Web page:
Charging the batteries takes a while. The unit comes with two 18 volt Ni-Cad batteries and a charger. The charger is a small plastic shoe with a long cord ending in a two prong transformer/plug. In an odd bit of counter-intuitiveness, the shoe is a lot smaller than the battery. To use it you sit the battery connector-side-up on a flat surface. The shoe slides on to the battery. A red light on top indicates when the unit is plugged in. Since these are Ni-Cad batteries, they have a memory, so you always want to make sure they get a good charge. Unfortunately, the red light only indicates that the charger has power, not that the charger is charging. I gave them 6-8 hours each for their first charge.
Once you are ready to use the unit, you simply slide the battery into the slot near the handle. It clicks in place. BE CAREFUL HERE! There is a kind of double click. It slides in and clicks without being fully engaged. You have to push a bit further for the louder locking click. Always be sure you pull back on the battery to make sure it is locked. I managed to bounce my brand new, as yet unused, battery down four concrete stairs because it was not properly locked in place. Luckily, these battery units are pretty sturdy so no harm done. When you actually want to remove that battery, a big convenient red release trigger does the job.
Once it is together and ready to go, the unit is comparatively light, with the battery accounting for about half the weight. The construction is primarily plastic, which seems sturdy enough. The central handle is held by the free hand to give a nice parallel to the ground position. It is easy to adjust. The upper assembly slides into the lower assembly and is held in place by a large hand-tightened locking nut. There is plenty of adjustment here so that a comfortable cutting position is available for people both much taller and much shorter than I am. (I am about 6 feet tall.)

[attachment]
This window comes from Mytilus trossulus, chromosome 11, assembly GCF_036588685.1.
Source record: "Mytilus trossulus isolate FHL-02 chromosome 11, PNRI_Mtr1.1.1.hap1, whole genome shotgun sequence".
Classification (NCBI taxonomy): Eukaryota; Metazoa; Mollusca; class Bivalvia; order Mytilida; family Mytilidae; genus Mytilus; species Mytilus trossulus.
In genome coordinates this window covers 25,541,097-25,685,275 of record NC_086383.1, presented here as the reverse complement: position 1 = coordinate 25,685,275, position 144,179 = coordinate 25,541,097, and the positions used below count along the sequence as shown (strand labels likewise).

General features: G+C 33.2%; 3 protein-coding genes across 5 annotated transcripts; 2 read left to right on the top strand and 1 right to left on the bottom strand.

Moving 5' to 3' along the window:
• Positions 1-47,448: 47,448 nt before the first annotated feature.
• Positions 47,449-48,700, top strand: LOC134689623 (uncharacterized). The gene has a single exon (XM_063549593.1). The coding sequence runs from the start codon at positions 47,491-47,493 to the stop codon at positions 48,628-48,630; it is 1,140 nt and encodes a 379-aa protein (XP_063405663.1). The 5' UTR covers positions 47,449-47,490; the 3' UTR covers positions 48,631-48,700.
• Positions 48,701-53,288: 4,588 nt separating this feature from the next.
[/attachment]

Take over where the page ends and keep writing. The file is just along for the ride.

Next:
The trigger mechanism is in the upper handle. It has a double lock to prevent accidental starting. You have to squeeze the trigger and push down on the top button with your thumb. I do not have particularly large hands, but I found the button placement comfortable and easy to operate. When the trigger is pressed the unit reacts immediately. It is very quiet in use. No need for my usual warning about ear protection. However, protective glasses or goggles are a must. While we are talking safety, you should also wear boots, or at least long socks and sturdy shoes. While the spinning cord will probably not cause you any serious damage, it can be quite painful. In houses with young children, you should remove the battery and store it in a safe place when the unit is not being used.